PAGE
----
“It is highly misleading to suggest that most nonprofits will not need to worry about the revised [overtime] rule. Nonprofit tax status has no bearing on whether an employer is required to pay its employees overtime,” states Michael Eastman, an attorney with NT Lakis in Washington, D.C. Eastman also is counsel to the Society for Human Resource Management (SHRM).
SHRM reports, “Nonprofit organizations that think the overtime rule doesn’t apply to them need to think twice, and may have to either redouble their fundraising efforts or brace for possible cuts in the services they provide. Despite the fact that these businesses engage in charitable activities, which would exempt them from overtime pay requirements as enterprises, individual employees may still be eligible for overtime pay.”
The Department of Labor released a fact sheet to further clarify when nonprofits are impacted by the Fair Labor Standards Act (FLSA). Under the FLSA there are two types of coverage: enterprise coverage (which is limited for nonprofits) or individual coverage.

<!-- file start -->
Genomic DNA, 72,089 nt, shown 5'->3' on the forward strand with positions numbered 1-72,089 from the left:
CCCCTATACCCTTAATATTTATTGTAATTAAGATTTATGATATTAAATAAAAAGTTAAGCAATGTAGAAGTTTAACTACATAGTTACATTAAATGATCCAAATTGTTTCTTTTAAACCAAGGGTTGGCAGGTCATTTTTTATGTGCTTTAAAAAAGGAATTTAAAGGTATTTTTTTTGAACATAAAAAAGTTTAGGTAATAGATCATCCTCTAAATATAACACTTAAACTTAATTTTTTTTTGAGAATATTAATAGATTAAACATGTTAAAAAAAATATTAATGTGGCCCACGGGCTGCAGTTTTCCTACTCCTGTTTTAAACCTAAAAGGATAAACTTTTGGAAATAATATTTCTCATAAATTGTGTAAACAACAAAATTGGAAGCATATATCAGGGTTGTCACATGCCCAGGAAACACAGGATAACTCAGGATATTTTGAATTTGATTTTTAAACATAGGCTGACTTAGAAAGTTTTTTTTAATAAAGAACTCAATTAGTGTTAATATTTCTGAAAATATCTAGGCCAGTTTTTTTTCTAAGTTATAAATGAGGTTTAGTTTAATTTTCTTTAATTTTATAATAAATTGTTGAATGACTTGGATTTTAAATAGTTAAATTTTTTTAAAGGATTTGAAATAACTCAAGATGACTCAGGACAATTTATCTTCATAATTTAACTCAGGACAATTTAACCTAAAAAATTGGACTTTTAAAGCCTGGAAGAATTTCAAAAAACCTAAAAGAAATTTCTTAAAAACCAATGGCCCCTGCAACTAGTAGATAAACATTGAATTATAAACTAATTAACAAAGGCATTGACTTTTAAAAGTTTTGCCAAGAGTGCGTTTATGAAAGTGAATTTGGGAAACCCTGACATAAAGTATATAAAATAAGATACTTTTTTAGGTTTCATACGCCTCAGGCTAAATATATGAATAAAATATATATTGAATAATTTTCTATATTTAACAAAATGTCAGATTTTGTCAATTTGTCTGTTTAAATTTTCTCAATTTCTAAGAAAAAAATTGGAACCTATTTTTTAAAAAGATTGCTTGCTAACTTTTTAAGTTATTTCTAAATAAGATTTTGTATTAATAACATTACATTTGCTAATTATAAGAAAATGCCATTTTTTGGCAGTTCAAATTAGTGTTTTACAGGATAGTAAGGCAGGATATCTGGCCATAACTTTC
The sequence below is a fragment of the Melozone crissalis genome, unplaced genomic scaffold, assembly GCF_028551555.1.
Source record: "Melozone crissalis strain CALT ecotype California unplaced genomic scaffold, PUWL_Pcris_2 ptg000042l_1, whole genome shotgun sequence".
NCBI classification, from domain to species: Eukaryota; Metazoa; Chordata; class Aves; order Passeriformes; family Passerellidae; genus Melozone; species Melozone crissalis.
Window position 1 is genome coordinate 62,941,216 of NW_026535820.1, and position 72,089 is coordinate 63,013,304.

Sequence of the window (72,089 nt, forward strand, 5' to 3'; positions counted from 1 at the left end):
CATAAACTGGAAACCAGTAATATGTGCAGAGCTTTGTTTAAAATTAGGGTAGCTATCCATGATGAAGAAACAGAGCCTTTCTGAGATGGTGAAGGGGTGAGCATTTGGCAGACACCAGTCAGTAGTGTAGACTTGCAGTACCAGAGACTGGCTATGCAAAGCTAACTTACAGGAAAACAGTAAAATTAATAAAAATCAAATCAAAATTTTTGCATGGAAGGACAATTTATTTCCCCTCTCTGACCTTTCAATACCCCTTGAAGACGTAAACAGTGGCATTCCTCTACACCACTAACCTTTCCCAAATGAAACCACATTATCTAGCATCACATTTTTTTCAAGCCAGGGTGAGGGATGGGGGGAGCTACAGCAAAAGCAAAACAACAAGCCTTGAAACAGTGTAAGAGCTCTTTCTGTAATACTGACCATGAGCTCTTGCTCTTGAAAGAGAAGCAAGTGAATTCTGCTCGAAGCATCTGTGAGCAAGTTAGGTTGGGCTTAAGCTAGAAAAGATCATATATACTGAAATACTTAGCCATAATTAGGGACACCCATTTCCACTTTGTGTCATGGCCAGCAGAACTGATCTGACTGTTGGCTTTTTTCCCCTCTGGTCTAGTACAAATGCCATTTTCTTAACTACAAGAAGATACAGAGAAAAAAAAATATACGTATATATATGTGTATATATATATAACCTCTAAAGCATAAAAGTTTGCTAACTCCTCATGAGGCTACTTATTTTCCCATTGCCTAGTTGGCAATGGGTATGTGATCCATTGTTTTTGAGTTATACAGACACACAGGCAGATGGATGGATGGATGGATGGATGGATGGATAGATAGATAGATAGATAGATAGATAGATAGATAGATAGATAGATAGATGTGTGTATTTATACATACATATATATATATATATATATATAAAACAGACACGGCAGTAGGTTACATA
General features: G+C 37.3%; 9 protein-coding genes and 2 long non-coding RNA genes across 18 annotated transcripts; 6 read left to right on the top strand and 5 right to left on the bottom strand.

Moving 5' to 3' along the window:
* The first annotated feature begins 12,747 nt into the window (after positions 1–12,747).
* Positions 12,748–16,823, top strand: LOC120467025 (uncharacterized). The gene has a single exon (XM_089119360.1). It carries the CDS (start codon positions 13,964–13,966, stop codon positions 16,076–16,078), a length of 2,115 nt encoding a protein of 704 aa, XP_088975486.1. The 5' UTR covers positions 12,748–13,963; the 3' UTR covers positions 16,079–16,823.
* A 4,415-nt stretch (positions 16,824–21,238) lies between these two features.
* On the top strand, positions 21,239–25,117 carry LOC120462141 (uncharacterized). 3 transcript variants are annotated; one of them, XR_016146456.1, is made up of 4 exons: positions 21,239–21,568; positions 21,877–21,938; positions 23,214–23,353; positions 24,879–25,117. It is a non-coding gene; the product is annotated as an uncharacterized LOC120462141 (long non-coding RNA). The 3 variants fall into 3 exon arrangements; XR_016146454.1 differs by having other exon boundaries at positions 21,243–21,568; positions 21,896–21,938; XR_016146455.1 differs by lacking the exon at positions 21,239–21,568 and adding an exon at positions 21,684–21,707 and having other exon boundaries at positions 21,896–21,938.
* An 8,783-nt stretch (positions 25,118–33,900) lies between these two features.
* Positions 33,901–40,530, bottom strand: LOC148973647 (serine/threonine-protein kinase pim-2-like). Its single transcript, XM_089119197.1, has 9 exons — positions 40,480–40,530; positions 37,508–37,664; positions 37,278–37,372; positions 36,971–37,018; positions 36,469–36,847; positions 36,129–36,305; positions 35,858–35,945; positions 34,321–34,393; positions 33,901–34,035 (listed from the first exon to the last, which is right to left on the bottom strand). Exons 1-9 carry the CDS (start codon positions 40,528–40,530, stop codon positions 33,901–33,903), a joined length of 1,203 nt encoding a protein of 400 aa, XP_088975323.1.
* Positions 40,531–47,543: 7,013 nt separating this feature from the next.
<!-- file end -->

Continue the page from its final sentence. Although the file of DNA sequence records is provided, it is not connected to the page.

Enterprise coverage applies to businesses with annual sales of at least $500,000. For a nonprofit, this applies only to the organization’s activities performed for a business purpose beyond their mission function, such as merchandise sales or other unrelated business income. Income from contributions and membership fees are not counted toward the $500,000 threshold.
Individual coverage applies to employees engaged in interstate commerce activities. This includes employees that make out-of-state phone calls, receive out-of-state emails or mail, purchase or receive goods from an out-of-state vendor, or handle credit card transactions including the accounting and bookkeeping to record the transactions.
The main impact of the FLSA is the increase in the exempt threshold. The overtime rule increases the exempt salary level from $455 a week ($23,660 a year) to $913 a week ($47,476 a year) which many nonprofits cannot afford that jump in pay or the sudden addition of overtime. SHRM points out the main concern is that the offset will be a reduction in services that a nonprofit can provide.